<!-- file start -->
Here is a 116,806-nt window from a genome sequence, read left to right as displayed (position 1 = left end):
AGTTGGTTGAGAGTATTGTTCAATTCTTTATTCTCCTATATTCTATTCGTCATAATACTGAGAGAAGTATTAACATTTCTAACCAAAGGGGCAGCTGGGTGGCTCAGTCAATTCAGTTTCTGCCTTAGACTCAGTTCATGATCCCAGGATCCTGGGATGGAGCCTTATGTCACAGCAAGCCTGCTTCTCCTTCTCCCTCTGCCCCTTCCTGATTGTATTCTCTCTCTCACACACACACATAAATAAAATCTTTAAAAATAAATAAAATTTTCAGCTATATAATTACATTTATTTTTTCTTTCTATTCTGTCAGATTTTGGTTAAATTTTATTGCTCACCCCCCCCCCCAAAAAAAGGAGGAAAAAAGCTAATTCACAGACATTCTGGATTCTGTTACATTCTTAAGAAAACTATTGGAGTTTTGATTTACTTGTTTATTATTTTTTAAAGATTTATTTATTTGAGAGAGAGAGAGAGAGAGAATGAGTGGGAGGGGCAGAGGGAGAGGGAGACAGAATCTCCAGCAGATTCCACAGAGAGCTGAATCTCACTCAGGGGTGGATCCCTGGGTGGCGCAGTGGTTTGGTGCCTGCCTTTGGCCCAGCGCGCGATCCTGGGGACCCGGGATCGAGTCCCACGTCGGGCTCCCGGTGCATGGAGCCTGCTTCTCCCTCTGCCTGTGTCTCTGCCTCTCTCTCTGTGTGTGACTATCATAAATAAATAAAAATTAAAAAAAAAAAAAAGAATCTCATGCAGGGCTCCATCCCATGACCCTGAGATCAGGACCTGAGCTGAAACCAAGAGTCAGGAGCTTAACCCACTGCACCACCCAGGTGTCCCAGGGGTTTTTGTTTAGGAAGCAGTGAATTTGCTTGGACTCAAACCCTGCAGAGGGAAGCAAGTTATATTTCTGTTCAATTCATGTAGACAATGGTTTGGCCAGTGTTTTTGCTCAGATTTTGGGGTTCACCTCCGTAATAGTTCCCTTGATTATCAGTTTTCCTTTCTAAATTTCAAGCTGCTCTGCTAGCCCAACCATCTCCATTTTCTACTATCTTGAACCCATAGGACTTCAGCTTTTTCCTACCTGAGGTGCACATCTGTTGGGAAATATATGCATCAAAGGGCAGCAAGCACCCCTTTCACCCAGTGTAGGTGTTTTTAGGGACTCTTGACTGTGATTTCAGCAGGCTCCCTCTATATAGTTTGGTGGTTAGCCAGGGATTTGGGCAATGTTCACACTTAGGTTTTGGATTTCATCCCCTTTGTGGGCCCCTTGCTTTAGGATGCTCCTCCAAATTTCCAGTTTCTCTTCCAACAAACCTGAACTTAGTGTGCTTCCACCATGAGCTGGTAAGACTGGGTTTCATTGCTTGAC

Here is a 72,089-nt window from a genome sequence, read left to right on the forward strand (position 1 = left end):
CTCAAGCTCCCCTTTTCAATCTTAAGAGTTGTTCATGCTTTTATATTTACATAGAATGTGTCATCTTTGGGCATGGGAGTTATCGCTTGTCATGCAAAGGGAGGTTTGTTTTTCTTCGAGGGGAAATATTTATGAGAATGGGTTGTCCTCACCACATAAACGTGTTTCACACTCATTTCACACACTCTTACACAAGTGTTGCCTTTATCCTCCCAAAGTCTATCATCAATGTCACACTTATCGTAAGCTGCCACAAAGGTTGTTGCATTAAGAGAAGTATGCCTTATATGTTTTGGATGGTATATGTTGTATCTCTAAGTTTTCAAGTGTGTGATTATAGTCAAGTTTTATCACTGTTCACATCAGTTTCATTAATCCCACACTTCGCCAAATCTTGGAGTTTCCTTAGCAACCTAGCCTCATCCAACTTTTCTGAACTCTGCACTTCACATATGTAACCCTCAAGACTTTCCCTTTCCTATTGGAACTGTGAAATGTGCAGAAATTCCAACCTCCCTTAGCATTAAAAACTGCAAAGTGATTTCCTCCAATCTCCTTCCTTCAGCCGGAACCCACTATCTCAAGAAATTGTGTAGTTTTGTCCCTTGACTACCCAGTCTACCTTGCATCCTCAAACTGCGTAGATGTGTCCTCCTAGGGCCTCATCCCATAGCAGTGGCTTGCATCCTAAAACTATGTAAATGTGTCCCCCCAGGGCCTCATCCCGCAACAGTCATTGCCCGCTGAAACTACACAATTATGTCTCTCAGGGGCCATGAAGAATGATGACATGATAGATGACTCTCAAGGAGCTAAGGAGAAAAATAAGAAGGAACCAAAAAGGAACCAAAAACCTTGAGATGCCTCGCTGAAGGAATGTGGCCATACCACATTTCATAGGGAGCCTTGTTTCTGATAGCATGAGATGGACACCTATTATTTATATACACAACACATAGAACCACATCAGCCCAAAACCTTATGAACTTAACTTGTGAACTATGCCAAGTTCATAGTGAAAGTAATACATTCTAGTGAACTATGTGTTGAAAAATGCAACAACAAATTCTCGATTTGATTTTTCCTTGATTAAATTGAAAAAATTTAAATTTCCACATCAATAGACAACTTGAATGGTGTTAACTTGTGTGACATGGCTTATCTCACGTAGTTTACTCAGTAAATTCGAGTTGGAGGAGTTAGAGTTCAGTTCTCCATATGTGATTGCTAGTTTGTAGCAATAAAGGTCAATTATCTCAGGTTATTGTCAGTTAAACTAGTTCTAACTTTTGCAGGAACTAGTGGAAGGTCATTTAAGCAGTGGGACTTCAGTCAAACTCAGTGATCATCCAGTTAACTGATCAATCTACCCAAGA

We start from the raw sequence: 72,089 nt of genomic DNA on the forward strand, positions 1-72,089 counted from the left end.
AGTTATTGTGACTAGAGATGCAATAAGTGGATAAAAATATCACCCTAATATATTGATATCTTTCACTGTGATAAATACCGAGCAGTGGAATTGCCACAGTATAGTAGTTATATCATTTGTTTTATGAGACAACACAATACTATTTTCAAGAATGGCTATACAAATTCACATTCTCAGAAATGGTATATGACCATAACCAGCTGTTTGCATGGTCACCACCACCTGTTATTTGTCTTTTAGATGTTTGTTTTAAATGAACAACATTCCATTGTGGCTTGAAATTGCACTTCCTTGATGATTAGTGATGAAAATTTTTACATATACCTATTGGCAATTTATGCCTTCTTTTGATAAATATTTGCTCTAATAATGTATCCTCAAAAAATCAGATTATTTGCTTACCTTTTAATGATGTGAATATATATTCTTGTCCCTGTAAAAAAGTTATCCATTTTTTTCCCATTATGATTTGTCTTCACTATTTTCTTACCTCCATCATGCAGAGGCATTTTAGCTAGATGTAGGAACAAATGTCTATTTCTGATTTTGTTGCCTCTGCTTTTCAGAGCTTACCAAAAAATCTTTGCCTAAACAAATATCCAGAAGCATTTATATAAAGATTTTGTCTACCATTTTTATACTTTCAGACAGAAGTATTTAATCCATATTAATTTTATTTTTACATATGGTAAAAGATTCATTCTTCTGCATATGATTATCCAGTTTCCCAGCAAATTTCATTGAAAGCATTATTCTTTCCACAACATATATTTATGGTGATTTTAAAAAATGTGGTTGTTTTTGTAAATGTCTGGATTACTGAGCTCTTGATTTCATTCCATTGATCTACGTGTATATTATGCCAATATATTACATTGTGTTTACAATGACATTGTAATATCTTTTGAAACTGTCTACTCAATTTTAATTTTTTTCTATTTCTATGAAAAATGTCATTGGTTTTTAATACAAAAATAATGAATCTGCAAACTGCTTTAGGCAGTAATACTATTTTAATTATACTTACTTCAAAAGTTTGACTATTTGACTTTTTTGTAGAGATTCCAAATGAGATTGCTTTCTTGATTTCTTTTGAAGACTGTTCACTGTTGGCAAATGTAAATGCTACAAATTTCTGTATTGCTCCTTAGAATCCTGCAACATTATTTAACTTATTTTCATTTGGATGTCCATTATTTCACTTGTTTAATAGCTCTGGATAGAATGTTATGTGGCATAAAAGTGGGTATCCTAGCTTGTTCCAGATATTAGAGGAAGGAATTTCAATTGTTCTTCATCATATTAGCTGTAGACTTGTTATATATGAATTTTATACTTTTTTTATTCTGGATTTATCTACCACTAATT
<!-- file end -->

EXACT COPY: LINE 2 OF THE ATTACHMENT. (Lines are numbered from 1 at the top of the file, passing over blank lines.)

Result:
AGTTGGTTGAGAGTATTGTTCAATTCTTTATTCTCCTATATTCTATTCGTCATAATACTGAGAGAAGTATTAACATTTCTAACCAAAGGGGCAGCTGGGTGGCTCAGTCAATTCAGTTTCTGCCTTAGACTCAGTTCATGATCCCAGGATCCTGGGATGGAGCCTTATGTCACAGCAAGCCTGCTTCTCCTTCTCCCTCTGCCCCTTCCTGATTGTATTCTCTCTCTCACACACACACATAAATAAAATCTTTAAAAATAAATAAAATTTTCAGCTATATAATTACATTTATTTTTTCTTTCTATTCTGTCAGATTTTGGTTAAATTTTATTGCTCACCCCCCCCCCCAAAAAAAGGAGGAAAAAAGCTAATTCACAGACATTCTGGATTCTGTTACATTCTTAAGAAAACTATTGGAGTTTTGATTTACTTGTTTATTATTTTTTAAAGATTTATTTATTTGAGAGAGAGAGAGAGAGAGAATGAGTGGGAGGGGCAGAGGGAGAGGGAGACAGAATCTCCAGCAGATTCCACAGAGAGCTGAATCTCACTCAGGGGTGGATCCCTGGGTGGCGCAGTGGTTTGGTGCCTGCCTTTGGCCCAGCGCGCGATCCTGGGGACCCGGGATCGAGTCCCACGTCGGGCTCCCGGTGCATGGAGCCTGCTTCTCCCTCTGCCTGTGTCTCTGCCTCTCTCTCTGTGTGTGACTATCATAAATAAATAAAAATTAAAAAAAAAAAAAAGAATCTCATGCAGGGCTCCATCCCATGACCCTGAGATCAGGACCTGAGCTGAAACCAAGAGTCAGGAGCTTAACCCACTGCACCACCCAGGTGTCCCAGGGGTTTTTGTTTAGGAAGCAGTGAATTTGCTTGGACTCAAACCCTGCAGAGGGAAGCAAGTTATATTTCTGTTCAATTCATGTAGACAATGGTTTGGCCAGTGTTTTTGCTCAGATTTTGGGGTTCACCTCCGTAATAGTTCCCTTGATTATCAGTTTTCCTTTCTAAATTTCAAGCTGCTCTGCTAGCCCAACCATCTCCATTTTCTACTATCTTGAACCCATAGGACTTCAGCTTTTTCCTACCTGAGGTGCACATCTGTTGGGAAATATATGCATCAAAGGGCAGCAAGCACCCCTTTCACCCAGTGTAGGTGTTTTTAGGGACTCTTGACTGTGATTTCAGCAGGCTCCCTCTATATAGTTTGGTGGTTAGCCAGGGATTTGGGCAATGTTCACACTTAGGTTTTGGATTTCATCCCCTTTGTGGGCCCCTTGCTTTAGGATGCTCCTCCAAATTTCCAGTTTCTCTTCCAACAAACCTGAACTTAGTGTGCTTCCACCATGAGCTGGTAAGACTGGGTTTCATTGCTTGAC